25 F3d 1056 Gonzales v. T Diesslin

Paul L. GONZALES, Plaintiff-Appellant,
Warren T. DIESSLIN; William Brunell, COPD Hearing Board
Officer at Buena Vista Correctional Facility; Rusty Ahart,
Major and Housing Manager at Buena Vista Correctional
Facility, all in their individual capacities, Defendants-Appellees.

No. 93-1403.

United States Court of Appeals,
Tenth Circuit

May 12, 1994.


25 F.3d 1056
NOTICE: Although citation of unpublished opinions remains unfavored, unpublished opinions may now be cited if the opinion has persuasive value on a material issue, and a copy is attached to the citing document or, if cited in oral argument, copies are furnished to the Court and all parties. See General Order of November 29, 1993, suspending 10th Cir. Rule 36.3 until December 31, 1995, or further order.

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Before BALDOCK and McKAY, Circuit Judges, and BROWN,** District Judge.


After examining the briefs and appellate record, this panel has determined unanimously that oral argument would not materially assist the determination of this appeal. See Fed.R.App.P. 34(a); 10th Cir. R. 34.1.9. The case is therefore ordered submitted without oral argument.


Plaintiff Paul L. Gonzales, a Colorado state prisoner appearing pro se, appeals from an order dismissing his 42 U.S.C.1983 complaint. We affirm.


Plaintiff's complaint alleged that he was subjected to a drug test. He was charged with violating the State of Colorado's Code of Penal Discipline for possession or use of a dangerous drug. Following a disciplinary hearing, he was found guilty of the charge and sentenced to fifteen days' punitive segregation. Plaintiff alleged the procedures provided were inadequate under Wolff v. McDonnell, 418 U.S. 539 (1974), and the Code of Penal Discipline.


The magistrate judge ordered plaintiff to answer interrogatories and produce documents. In response, plaintiff stated that he also lost twenty days of good time credits as a result of the disciplinary action. He provided a disposition of charges form that indicates the only penalty imposed was fifteen days' segregation.


The magistrate judge disregarded plaintiff's assertion that he lost twenty days of good time credits because the disposition of charges form showed that the only penalty imposed was segregation. He then relied on Dzana v. Foti, 829 F.2d 558, 561 (5th Cir.1987), which held that a prisoner facing disciplinary segregation of slightly less than a month was entitled to the procedures set forth in Hewitt v. Helms, 459 U.S. 460 (1983), rather than in Wolff, and concluded plaintiff received the Helms procedures. He recommended the complaint be dismissed under Fed.R.Civ.P. 12(b)(6). The district court adopted the recommendation.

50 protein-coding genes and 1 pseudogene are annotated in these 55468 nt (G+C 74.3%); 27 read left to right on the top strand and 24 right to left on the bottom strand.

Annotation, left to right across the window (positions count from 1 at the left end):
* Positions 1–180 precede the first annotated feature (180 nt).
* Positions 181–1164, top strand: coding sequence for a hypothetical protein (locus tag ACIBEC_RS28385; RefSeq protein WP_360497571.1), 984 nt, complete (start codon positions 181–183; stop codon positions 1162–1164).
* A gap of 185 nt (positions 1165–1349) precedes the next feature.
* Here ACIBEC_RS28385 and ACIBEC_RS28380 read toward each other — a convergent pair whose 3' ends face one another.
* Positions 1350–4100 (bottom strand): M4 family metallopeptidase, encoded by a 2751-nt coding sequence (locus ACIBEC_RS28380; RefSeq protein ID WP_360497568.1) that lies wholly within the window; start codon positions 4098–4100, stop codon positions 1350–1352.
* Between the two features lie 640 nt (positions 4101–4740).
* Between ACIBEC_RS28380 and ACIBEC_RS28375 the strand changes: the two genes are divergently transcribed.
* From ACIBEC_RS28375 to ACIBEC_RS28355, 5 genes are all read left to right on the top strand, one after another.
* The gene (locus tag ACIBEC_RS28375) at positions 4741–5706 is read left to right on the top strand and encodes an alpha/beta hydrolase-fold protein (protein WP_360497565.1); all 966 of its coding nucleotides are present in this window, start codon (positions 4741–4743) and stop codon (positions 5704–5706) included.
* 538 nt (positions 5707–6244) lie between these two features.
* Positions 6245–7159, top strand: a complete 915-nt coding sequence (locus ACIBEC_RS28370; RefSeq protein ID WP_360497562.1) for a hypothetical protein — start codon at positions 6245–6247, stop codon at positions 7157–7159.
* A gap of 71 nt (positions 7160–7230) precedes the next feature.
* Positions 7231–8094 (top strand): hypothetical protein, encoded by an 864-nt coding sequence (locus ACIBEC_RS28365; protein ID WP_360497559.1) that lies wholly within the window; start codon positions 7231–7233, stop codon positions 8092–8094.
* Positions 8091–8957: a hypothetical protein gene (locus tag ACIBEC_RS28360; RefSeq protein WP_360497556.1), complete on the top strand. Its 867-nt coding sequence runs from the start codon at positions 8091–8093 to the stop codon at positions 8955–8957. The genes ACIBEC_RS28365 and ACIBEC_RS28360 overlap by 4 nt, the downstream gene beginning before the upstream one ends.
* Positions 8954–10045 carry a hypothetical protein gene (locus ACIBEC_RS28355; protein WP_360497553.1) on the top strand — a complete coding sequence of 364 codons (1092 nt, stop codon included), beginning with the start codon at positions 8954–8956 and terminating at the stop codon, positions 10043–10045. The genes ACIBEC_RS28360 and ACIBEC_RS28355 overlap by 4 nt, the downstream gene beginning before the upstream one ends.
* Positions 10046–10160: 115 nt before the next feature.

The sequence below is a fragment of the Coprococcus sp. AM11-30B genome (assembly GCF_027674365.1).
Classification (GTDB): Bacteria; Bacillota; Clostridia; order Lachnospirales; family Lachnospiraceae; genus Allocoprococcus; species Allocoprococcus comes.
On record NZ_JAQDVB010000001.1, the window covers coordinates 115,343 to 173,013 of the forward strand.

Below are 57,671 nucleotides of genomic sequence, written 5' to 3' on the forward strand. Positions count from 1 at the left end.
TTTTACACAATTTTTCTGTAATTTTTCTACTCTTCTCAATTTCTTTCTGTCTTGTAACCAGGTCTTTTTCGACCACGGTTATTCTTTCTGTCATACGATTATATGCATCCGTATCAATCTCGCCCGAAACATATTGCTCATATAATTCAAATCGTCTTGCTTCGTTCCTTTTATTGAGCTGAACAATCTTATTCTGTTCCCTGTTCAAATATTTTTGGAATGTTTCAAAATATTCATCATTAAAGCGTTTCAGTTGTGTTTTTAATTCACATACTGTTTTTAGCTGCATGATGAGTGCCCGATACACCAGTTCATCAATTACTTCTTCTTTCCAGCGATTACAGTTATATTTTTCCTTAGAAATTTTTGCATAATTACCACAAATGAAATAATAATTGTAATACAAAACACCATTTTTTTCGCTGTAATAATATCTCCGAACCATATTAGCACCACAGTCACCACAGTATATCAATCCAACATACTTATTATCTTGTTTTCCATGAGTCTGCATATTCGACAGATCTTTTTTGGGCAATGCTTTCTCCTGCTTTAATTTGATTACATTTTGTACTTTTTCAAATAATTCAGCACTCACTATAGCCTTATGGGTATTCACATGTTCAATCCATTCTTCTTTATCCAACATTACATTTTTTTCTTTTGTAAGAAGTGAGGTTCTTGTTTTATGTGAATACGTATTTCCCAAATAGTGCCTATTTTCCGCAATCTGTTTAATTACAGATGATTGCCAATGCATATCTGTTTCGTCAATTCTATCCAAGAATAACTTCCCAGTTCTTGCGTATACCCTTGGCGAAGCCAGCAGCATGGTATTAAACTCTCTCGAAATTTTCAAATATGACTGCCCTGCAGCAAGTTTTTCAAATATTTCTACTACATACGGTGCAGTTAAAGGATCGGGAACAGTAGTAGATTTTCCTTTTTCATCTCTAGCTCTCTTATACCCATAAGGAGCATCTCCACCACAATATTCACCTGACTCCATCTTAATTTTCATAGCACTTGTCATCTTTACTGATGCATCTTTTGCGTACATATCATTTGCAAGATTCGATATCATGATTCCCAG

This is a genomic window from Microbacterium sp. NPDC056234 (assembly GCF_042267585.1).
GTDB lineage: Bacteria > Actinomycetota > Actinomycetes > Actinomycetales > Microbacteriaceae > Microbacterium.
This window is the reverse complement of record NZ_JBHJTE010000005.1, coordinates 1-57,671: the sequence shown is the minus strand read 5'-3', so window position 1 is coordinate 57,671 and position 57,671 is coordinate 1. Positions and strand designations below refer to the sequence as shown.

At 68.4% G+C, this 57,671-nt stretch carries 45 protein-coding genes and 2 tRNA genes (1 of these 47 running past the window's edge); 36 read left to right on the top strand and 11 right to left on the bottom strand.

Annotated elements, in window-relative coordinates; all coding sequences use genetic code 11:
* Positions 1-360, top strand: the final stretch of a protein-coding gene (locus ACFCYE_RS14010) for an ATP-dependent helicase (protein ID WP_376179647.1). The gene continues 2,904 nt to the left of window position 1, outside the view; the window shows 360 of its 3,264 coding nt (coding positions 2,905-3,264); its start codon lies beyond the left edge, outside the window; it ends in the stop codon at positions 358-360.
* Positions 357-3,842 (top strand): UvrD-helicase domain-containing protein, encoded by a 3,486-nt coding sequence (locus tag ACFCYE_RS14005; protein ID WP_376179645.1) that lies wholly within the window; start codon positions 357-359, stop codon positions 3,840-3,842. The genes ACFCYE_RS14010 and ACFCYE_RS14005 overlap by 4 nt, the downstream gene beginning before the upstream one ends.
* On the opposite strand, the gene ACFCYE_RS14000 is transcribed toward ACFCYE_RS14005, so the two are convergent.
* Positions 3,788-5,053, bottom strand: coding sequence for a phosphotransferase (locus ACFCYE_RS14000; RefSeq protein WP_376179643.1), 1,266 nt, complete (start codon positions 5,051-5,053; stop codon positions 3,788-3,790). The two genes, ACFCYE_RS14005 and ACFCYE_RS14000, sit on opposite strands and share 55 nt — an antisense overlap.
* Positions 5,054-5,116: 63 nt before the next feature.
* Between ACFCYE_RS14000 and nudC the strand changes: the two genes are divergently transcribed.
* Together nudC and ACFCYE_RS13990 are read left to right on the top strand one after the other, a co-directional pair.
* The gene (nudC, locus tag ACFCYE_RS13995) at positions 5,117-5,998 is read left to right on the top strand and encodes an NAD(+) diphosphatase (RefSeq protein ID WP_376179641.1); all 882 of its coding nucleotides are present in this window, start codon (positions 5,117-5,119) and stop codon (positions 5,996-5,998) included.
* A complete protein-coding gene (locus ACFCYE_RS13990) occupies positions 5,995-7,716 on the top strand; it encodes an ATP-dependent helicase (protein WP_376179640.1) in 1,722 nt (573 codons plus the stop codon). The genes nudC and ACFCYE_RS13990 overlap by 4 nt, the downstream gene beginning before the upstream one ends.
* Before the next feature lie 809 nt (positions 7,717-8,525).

Plaintiff argues the district court improperly relied on the disposition of charges form to conclude that he did not lose any good or earned time credit as a result of his disciplinary conviction. While we agree that error occurred, we conclude the error was in considering the alleged loss of good or earned time credits. The district court should not have considered this matter because it was not raised in the pleadings and the district court did not follow summary judgment procedure. See Hall v. Bellmon, 935 F.2d 1106, 1110-11 (10th Cir.1991).

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Plaintiff has not challenged the district court's conclusion that the punishment he did allege in his complaint--fifteen days of punitive segregation--only entitled him to the Helms procedures, and that these procedures were provided. We therefore need not address that question. See Culver v. Town of Torrington, 930 F.2d 1456, 1461 (10th Cir.1991).


Plaintiff also contends that he was denied his right to certain procedures under the state's Code of Penal Discipline. He relies on the holding of Adargo v. Barr, 482 F.Supp. 283, 286 (D.Colo.1980), that "[w]here inmates are guaranteed additional procedural rights by state law, these rights are protected by the Constitution."


Adargo is not controlling. It was decided without the benefit of our later decision that "[s]tate procedural protections do not define what process is due under the Fourteenth Amendment." Glatz v. Kort, 807 F.2d 1514, 1517 n. 4 (10th Cir.1986). Rather, "[c]onstitutionally required procedural protections are matters of federal law and are analyzed through the application of the Mathews v. Eldridge, 424 U.S. 319, 335 ... (1976) calculus." 807 F.2d at 1517. Denial of procedures beyond those required by the constitution does not entitle a prisoner to relief under 1983.


We do not address the district court's ruling concerning plaintiff's Fourth Amendment claim as plaintiff has not raised this issue on appeal.


The judgment of the United States District Court for the District of Colorado is AFFIRMED. The mandate shall issue forthwith.


This order and judgment is not binding precedent, except under the doctrines of law of the case, res judicata, and collateral estoppel. The court generally disfavors the citation of orders and judgments; nevertheless, an order and judgment may be cited under the terms and conditions of the court's General Order filed November 29, 1993. 151 F.R.D. 470


Honorable Wesley E. Brown, Senior District Judge, United States District Court for the District of Kansas, sitting by designation